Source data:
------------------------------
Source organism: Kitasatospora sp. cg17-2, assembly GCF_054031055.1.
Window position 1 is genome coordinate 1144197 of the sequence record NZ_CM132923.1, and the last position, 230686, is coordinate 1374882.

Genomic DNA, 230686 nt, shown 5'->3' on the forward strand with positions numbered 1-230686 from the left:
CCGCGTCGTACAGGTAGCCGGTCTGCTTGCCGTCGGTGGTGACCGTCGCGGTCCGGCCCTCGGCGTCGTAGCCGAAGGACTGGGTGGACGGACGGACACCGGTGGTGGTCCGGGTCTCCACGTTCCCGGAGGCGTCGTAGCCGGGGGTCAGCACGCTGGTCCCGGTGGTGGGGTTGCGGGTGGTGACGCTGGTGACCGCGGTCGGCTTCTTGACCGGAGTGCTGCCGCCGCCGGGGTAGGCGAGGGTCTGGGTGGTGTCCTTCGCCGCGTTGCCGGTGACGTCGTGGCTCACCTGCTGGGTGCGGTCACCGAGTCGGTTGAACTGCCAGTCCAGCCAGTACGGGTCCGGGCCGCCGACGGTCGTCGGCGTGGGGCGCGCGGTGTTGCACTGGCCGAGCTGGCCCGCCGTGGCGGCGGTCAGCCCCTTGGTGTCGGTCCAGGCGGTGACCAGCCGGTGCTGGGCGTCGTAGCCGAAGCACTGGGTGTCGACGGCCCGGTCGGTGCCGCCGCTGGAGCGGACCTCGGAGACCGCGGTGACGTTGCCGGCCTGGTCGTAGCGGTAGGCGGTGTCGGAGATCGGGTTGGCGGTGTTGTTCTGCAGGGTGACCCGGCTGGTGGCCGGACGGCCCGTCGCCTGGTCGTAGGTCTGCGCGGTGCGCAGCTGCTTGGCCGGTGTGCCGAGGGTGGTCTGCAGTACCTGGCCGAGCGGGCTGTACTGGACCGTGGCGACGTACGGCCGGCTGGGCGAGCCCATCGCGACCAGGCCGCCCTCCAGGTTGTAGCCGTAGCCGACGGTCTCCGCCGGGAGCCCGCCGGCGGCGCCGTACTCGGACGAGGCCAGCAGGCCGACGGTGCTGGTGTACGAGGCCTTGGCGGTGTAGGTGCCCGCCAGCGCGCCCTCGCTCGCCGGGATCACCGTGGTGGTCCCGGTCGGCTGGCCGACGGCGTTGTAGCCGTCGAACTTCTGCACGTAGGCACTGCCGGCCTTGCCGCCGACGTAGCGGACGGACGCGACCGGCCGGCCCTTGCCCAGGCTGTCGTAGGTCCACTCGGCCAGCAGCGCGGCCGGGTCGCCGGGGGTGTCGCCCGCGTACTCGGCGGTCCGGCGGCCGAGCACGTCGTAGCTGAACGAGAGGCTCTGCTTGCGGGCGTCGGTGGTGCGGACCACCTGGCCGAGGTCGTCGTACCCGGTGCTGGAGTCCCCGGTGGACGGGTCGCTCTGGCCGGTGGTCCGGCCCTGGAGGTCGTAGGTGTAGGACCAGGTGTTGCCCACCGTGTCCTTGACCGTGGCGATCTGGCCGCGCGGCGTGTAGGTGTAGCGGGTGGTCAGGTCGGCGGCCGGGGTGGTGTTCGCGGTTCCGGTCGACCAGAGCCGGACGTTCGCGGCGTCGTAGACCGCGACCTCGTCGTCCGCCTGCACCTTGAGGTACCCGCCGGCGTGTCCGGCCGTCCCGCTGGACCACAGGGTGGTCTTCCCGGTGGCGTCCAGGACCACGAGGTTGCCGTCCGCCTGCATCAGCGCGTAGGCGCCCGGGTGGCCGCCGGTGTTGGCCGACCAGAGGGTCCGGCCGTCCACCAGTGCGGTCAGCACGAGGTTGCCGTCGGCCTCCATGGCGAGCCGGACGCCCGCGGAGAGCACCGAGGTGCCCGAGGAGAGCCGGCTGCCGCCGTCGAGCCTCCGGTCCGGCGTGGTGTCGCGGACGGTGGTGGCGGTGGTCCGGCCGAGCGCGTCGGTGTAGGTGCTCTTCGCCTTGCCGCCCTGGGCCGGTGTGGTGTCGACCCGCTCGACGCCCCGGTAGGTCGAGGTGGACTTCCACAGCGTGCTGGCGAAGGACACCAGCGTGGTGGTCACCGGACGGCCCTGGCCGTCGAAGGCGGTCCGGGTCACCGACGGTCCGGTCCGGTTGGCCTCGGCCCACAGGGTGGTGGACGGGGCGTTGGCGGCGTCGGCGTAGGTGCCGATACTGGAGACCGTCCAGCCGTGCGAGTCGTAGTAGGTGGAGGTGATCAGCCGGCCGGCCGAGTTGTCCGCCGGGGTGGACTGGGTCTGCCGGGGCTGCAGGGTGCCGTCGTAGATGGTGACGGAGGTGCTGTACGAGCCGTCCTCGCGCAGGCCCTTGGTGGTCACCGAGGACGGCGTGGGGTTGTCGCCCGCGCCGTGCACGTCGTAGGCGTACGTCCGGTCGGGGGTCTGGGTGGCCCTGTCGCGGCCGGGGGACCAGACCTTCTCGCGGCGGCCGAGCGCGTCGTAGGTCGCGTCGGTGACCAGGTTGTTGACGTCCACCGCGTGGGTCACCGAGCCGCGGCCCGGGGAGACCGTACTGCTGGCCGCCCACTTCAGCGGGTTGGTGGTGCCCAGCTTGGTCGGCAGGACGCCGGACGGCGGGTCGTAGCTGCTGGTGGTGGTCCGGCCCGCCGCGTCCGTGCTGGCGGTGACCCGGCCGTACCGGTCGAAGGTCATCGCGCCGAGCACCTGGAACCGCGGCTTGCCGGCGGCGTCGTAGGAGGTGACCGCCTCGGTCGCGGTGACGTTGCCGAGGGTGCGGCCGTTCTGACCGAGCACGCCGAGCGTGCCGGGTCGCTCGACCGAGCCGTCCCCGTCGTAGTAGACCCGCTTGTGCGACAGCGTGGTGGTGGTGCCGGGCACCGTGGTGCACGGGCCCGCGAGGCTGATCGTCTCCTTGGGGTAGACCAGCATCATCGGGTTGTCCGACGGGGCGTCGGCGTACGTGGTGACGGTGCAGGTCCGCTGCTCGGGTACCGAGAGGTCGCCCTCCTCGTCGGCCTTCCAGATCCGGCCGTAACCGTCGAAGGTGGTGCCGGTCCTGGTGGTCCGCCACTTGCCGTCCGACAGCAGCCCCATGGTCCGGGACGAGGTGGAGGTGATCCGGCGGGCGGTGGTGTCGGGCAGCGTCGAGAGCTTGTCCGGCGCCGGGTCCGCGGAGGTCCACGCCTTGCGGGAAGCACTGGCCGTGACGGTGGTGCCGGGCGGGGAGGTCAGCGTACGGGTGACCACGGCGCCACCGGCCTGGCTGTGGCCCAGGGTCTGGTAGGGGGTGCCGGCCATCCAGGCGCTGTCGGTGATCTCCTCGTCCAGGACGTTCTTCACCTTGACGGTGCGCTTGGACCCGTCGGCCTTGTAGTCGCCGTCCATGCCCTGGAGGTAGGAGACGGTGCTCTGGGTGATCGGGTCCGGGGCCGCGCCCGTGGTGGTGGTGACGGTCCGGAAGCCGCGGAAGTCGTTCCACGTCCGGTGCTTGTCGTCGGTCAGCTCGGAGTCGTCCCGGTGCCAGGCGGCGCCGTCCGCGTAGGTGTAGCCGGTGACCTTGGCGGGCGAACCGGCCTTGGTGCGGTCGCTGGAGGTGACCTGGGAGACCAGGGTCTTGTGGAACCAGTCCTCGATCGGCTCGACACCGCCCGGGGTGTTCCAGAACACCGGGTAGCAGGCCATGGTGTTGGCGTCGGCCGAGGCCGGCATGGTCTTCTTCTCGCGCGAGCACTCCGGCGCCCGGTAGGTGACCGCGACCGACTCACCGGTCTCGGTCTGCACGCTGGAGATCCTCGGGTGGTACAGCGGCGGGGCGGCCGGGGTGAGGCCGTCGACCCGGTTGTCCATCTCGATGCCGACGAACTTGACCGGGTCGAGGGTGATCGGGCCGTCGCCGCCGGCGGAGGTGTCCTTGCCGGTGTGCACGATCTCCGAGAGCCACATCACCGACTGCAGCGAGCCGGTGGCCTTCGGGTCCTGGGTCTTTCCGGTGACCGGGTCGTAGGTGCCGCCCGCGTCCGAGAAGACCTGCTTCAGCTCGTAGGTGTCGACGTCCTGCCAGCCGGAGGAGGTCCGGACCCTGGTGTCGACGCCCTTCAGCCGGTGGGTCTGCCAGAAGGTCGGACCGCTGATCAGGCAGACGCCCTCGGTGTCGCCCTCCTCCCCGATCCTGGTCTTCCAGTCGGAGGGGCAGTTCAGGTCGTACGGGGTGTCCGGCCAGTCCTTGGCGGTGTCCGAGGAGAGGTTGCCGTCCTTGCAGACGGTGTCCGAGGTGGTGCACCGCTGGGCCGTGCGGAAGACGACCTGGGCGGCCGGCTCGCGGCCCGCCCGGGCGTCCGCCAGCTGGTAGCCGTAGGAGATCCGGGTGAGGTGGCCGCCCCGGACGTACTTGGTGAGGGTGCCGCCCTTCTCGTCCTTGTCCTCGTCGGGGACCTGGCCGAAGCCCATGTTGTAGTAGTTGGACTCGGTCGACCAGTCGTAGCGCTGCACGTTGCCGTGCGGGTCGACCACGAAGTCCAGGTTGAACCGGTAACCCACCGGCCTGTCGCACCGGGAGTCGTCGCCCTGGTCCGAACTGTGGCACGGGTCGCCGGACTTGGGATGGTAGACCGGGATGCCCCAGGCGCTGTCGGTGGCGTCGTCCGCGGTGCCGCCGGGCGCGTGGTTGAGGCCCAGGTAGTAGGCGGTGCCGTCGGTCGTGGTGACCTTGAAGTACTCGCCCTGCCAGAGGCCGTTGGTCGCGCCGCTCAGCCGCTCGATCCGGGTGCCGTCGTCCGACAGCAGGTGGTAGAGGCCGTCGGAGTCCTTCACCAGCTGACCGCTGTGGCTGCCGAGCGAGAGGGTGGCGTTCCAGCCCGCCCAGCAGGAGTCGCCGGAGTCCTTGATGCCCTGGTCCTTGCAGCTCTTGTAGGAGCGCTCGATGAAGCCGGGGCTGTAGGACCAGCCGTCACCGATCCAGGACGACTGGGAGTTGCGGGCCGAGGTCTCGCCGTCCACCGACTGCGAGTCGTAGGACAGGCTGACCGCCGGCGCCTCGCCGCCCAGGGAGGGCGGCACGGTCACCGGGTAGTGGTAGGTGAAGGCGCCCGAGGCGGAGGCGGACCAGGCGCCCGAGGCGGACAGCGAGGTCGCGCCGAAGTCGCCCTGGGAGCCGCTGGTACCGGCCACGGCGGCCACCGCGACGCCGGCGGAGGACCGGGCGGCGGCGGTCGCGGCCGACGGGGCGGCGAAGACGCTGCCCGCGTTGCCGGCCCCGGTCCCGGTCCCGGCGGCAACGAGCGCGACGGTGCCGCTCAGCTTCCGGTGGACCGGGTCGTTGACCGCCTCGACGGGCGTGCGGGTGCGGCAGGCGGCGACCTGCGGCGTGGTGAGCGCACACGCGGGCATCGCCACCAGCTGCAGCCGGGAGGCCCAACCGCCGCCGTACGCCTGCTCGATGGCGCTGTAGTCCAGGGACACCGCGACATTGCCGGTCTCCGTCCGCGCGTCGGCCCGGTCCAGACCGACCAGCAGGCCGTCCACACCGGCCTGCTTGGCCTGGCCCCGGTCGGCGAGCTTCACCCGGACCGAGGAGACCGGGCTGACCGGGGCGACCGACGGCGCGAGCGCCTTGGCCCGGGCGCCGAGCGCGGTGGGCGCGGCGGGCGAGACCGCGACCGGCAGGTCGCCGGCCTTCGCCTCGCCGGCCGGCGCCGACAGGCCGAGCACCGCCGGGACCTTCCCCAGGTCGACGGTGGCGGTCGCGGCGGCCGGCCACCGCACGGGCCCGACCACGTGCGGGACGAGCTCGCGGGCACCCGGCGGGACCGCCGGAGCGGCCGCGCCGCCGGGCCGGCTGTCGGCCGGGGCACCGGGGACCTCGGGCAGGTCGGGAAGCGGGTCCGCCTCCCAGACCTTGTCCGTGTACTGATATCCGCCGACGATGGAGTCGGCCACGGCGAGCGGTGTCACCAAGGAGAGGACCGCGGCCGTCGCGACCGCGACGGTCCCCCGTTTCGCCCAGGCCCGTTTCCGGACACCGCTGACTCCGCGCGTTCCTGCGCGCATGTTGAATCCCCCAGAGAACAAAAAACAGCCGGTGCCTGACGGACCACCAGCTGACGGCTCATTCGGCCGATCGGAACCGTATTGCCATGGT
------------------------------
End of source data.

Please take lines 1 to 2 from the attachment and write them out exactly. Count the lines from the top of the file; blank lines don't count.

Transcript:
Source organism: Kitasatospora sp. cg17-2, assembly GCF_054031055.1.
Window position 1 is genome coordinate 1144197 of the sequence record NZ_CM132923.1, and the last position, 230686, is coordinate 1374882.